* 1768–1769: The Present State of all Nations, published in eight volumes; nonfiction
* 1769: The History and Adventures of an Atom (poetry)
* 1771: The Expedition of Humphry Clinker
Tobias Smollett Poems
The Tears Of Scotland
Mourn, hapless Caledonia, mourn Thy banish'd peace - thy laurels torn! Thy sons, for valour long renown'd,
Where wast thou, wittol Ward, when hapless fate From these weak arms mine aged grannam tore? These pious arms essay’d too late
Reproof: A Satire.
POET. Howe’er I turn, or wheresoe’er I tread, This giddy world still rattles round my head!
On Leven's banks, while free to rove, And tune the rural pipe to love; I envied not the happiest swain
Strophe. Thy spirit, Independence, let me share, Lord of the lion-heart and eagle-eye, Thy steps I follow with my bosom bare,
Come Listen, Ye Students Of Every Degree
Come listen, ye students of every degree; I sing of a wit and a tutor perdie, A statesman profound, a critic immense,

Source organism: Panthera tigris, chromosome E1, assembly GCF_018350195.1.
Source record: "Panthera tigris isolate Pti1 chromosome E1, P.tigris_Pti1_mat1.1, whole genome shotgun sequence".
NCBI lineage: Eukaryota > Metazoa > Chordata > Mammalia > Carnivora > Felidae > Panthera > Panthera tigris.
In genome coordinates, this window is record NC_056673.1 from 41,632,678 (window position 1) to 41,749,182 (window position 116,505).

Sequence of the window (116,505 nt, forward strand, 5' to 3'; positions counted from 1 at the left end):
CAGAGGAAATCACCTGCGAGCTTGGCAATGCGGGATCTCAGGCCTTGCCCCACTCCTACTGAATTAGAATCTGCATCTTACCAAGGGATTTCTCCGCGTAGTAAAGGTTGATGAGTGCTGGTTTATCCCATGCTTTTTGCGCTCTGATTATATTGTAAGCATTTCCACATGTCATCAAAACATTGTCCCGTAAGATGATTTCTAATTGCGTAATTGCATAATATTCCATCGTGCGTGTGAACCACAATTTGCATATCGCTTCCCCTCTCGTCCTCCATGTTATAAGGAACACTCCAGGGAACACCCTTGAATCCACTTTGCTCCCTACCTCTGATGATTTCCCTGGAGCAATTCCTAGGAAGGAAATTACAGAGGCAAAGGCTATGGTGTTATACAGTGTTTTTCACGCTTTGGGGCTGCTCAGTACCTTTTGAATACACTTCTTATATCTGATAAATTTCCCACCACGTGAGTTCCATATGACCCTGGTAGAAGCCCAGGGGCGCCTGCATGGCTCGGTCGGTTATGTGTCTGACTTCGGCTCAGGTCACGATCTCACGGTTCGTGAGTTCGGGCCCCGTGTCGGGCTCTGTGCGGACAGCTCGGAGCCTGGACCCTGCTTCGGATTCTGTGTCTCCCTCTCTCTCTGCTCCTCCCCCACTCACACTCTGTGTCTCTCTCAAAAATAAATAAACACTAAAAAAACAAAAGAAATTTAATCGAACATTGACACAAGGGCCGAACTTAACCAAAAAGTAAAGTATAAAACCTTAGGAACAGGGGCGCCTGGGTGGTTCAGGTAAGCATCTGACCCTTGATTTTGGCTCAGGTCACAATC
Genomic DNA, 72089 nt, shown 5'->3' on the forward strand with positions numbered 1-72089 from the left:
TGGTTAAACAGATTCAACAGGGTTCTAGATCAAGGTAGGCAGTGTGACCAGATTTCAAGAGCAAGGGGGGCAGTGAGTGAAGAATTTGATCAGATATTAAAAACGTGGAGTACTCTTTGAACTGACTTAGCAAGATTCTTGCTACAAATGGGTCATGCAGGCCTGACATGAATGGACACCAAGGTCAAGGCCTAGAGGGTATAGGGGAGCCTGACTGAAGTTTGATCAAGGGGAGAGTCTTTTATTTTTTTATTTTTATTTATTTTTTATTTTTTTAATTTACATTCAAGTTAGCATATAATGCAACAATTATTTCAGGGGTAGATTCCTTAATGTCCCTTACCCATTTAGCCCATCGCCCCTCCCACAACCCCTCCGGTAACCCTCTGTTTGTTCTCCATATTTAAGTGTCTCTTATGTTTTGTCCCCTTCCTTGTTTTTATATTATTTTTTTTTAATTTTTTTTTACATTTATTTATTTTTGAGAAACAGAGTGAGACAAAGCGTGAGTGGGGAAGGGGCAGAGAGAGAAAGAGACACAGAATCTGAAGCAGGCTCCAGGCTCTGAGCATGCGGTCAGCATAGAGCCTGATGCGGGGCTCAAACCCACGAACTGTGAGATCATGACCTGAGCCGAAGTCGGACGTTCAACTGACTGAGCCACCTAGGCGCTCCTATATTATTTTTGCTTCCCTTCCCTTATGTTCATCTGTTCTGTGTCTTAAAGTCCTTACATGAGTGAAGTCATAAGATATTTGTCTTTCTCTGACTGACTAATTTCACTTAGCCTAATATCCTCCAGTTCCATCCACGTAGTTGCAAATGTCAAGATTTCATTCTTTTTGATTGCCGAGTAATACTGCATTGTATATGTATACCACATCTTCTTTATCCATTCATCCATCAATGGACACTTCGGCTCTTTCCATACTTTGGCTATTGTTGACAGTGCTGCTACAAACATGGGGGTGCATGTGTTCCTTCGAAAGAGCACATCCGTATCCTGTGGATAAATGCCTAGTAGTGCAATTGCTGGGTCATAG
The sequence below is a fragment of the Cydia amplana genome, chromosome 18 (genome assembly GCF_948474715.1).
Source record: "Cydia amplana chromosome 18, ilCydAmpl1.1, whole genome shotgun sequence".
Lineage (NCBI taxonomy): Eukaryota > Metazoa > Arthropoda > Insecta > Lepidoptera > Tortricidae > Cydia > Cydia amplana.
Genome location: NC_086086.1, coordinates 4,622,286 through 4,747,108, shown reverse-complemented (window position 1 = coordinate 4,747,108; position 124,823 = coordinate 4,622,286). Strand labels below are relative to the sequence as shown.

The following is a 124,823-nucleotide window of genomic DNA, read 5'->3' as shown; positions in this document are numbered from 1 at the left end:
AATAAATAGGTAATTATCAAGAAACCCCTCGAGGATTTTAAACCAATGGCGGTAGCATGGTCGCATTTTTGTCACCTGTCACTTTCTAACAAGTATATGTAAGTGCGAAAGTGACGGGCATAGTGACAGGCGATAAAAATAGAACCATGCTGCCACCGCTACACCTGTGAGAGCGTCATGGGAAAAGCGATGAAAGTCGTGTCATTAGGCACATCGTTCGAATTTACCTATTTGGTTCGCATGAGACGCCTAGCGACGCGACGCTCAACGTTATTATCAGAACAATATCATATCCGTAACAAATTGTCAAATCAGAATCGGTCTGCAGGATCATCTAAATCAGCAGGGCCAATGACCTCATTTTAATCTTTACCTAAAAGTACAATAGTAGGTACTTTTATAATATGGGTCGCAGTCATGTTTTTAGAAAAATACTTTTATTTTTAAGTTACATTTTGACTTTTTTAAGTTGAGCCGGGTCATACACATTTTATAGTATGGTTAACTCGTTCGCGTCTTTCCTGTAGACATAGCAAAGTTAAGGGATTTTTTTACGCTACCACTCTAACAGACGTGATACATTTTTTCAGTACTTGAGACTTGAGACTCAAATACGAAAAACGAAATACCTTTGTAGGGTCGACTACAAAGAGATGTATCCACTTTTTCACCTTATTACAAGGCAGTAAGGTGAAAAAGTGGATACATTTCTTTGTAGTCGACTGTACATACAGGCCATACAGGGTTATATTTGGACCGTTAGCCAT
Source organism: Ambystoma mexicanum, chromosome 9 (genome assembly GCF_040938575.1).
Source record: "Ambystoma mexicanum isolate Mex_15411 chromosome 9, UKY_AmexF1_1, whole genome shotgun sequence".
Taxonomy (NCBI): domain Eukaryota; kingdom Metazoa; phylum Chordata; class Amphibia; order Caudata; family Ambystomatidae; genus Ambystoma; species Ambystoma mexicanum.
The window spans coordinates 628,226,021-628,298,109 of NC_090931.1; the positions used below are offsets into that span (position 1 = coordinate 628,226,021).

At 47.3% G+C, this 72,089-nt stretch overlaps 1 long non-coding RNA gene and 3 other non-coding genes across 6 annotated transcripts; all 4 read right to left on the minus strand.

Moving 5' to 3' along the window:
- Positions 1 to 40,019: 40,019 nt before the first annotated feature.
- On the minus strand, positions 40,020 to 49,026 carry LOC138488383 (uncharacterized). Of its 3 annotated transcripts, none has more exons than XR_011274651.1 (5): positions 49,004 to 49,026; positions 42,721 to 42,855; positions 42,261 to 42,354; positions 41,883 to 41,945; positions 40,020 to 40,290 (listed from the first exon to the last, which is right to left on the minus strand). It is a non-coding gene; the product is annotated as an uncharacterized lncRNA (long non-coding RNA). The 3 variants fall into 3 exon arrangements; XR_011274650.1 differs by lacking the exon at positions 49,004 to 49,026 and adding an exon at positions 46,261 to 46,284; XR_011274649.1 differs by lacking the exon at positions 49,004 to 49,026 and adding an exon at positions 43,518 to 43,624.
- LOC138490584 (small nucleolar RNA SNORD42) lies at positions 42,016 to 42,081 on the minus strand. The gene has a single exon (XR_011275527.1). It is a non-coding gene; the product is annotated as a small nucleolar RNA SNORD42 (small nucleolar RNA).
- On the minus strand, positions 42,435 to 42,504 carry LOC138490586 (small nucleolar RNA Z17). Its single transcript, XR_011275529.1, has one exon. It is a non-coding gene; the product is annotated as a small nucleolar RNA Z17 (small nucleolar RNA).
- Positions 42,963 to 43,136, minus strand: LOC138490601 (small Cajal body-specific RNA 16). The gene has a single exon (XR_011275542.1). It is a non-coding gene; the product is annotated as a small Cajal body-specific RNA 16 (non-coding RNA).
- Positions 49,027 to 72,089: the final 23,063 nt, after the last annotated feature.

Soft Sleep, profoundly pleasing power Sweet patron of the peaceful hour, O, listen from thy calm abode,
Parent of joy! heart-easing Mirth! Whether of Venus or Aurora born; Yet goddess sure of heavenly birth, Visit benign a son of Grief forlorn;
Love Elegy (In Imitation Of Tibullus)
Where now are all my flattering dreams of joy? Monimia, give my soul her wonted rest; Since first thy beauty fix'd my roving eye,
When the rough North forgets to howl, And Ocean's billows cease to roll; When Libyan sands are bound in frost,
While With Fond Rapture And Amaze
While with fond rapture and amaze On thy transcendent charms I gaze, My cautious soul essays in vain
Advice: A Satire.
——Sed podice levi Caeduntur tumidæ, medico ridente, mariscæ. O proceres! censore opus est, an haruspice nobis?
To Fix Her!—’twere A Task As Vain
To fix her!—’twere a task as vain To count the April drops of rain, To sow in Afric’s barren soil,
Let The Nymph Still Avoid And Be Deaf To...
Let the nymph still avoid and be deaf to the swain Who in transports of passion affects to complain,
Advice: A Satire.
——Sed podice levi
Caeduntur tumidæ, medico ridente, mariscæ.
O proceres! censore opus est, an haruspice nobis?
Peccandi finem posuit sibi? quando recepit
Ejectum semel atteritâ de fronte ruborem?